One Rose in the Valley (Ruusu laaksossa) is a Finnish folksong which has been popular as long as I remember and it was popular in my mother’s and grandmother’s time. When I started to translate it I saw one very interesting thing. I have always thought it is the rose that flourishes nicely but the grammatical correlate is the valley (laakso) not the rose. And more I think about it the more it makes sense as in Finland we don’t have year-round vagabonds because they froze to death during the winter but we had men who worked at farms in summer and in the woods in winter (logging sites). These men were usually poor and most likely they didn’t feel at home in the prosperous farm houses. Perhaps words are just as they supposed to be in the first place even though I and some of my friends thought otherwise. (I asked my friends, whether it is the rose that prosperously flourishes or the valley, and they have also been thinking it is the rose.) Nevertheless it is the rose that young man wanted to have and hold against his breast but being just a poor young man he didn’t dare to ask the hand of the daughter.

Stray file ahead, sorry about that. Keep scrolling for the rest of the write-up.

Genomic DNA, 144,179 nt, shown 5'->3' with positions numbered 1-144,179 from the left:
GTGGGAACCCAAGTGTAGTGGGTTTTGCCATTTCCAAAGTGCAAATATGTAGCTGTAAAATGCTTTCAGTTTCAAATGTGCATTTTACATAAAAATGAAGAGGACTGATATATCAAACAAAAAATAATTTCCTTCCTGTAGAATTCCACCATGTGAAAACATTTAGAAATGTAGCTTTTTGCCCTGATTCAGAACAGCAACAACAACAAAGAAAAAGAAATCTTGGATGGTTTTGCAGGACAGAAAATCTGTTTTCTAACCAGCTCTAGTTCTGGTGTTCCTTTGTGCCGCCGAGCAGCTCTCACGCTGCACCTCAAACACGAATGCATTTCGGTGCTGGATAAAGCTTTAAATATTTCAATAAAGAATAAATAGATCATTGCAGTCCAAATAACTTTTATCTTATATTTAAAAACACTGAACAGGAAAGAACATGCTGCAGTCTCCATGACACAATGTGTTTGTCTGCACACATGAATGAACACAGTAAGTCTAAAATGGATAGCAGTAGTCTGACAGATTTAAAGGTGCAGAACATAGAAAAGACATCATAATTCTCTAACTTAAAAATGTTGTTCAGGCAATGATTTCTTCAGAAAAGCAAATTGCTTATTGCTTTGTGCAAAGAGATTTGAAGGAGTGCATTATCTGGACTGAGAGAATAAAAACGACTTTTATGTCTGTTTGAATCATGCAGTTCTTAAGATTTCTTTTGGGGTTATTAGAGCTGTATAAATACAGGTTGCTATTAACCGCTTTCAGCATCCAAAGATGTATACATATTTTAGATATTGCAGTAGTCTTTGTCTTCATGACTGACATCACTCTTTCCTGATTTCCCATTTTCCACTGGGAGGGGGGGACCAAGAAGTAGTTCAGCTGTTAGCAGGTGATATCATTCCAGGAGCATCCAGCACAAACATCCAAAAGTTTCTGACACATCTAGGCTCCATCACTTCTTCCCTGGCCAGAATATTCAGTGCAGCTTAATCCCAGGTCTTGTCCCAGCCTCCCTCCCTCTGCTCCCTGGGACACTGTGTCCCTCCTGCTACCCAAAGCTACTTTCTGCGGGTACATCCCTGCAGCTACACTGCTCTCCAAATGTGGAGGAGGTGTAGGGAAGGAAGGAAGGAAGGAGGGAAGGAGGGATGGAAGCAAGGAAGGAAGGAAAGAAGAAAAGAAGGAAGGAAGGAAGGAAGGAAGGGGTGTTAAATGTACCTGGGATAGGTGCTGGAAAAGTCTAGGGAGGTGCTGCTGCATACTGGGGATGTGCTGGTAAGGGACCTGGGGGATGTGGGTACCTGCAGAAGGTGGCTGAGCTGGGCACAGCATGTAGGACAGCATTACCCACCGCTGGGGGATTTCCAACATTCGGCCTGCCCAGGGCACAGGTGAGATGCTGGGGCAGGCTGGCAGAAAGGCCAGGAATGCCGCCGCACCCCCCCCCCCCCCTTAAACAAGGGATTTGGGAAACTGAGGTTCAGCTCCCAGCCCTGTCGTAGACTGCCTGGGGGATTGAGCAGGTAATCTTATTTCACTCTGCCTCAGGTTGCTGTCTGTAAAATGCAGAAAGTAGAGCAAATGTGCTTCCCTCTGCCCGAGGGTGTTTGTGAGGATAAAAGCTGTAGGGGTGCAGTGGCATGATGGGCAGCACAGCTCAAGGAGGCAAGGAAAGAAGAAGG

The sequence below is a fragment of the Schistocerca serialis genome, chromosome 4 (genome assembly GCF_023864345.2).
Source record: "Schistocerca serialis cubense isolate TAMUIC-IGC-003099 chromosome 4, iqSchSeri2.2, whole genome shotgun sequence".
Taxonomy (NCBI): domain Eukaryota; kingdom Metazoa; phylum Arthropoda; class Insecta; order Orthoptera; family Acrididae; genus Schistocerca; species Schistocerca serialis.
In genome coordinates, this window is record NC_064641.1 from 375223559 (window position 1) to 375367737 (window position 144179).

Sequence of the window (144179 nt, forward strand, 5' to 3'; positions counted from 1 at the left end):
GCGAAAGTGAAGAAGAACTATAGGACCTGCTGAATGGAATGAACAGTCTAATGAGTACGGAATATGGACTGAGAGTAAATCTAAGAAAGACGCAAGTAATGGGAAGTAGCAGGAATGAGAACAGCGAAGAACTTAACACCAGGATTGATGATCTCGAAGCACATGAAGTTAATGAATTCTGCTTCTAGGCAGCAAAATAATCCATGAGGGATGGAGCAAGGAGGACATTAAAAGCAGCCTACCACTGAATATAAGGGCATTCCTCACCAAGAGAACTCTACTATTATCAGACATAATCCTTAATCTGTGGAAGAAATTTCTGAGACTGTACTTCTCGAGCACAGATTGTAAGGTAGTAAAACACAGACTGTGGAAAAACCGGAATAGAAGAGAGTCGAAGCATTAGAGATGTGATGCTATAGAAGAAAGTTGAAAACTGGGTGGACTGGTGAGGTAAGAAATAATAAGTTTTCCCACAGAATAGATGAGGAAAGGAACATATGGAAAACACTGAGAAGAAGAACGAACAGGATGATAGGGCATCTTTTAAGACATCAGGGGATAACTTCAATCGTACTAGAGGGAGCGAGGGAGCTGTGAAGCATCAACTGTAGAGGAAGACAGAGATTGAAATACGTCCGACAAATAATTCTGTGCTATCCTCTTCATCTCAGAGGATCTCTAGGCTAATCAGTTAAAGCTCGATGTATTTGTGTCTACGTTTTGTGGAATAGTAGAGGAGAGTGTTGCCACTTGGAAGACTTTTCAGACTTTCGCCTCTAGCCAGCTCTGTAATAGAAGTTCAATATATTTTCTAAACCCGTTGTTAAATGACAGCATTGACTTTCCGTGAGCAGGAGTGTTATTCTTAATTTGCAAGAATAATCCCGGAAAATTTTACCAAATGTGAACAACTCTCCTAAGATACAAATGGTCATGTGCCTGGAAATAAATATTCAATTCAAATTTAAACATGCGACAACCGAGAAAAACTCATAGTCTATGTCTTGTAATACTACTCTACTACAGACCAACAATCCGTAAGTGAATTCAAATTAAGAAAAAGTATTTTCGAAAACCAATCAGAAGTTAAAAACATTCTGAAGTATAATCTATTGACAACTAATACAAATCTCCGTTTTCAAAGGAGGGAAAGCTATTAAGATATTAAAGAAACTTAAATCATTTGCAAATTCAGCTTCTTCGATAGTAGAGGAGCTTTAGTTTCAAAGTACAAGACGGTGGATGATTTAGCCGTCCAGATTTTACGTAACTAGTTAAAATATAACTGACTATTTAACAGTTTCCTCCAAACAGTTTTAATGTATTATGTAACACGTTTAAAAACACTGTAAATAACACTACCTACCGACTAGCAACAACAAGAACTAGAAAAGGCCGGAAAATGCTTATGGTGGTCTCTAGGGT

Note: The valley is the best place for the fields because water ends up there and it is safe from wind and cold. The farm hand men have been history for decades.
I hope you like this song as much as I liked to work with it.
Literal translation from Finnish into English:
One rose has grown in the valley,
which beautifully flourishes,
one wandering boy has seen it
and can’t forget it.
And he would have surely picked it up
and pressed it against his breast,
but as being poor he hasn’t dared,
but left it in (its) place.
As you can see this story is a bit obscure and there might be as many interpretations as there are listeners, and them all are valuable and correct. My translation based on presumption that the rose is a daughter of the prosperous farmhouse and the boy is a farm hand. This song is at least 200 hundred years old and then it wasn’t desirable that a poor man proposes to the daughter of the (rich) farm owner. In fact at that time the poor men weren’t popular suitors anywhere. It was their burden not the barrier of picking up a rose (a real flower) in the valley. Well, I might be wrong all the same.
Roses of life to everyone.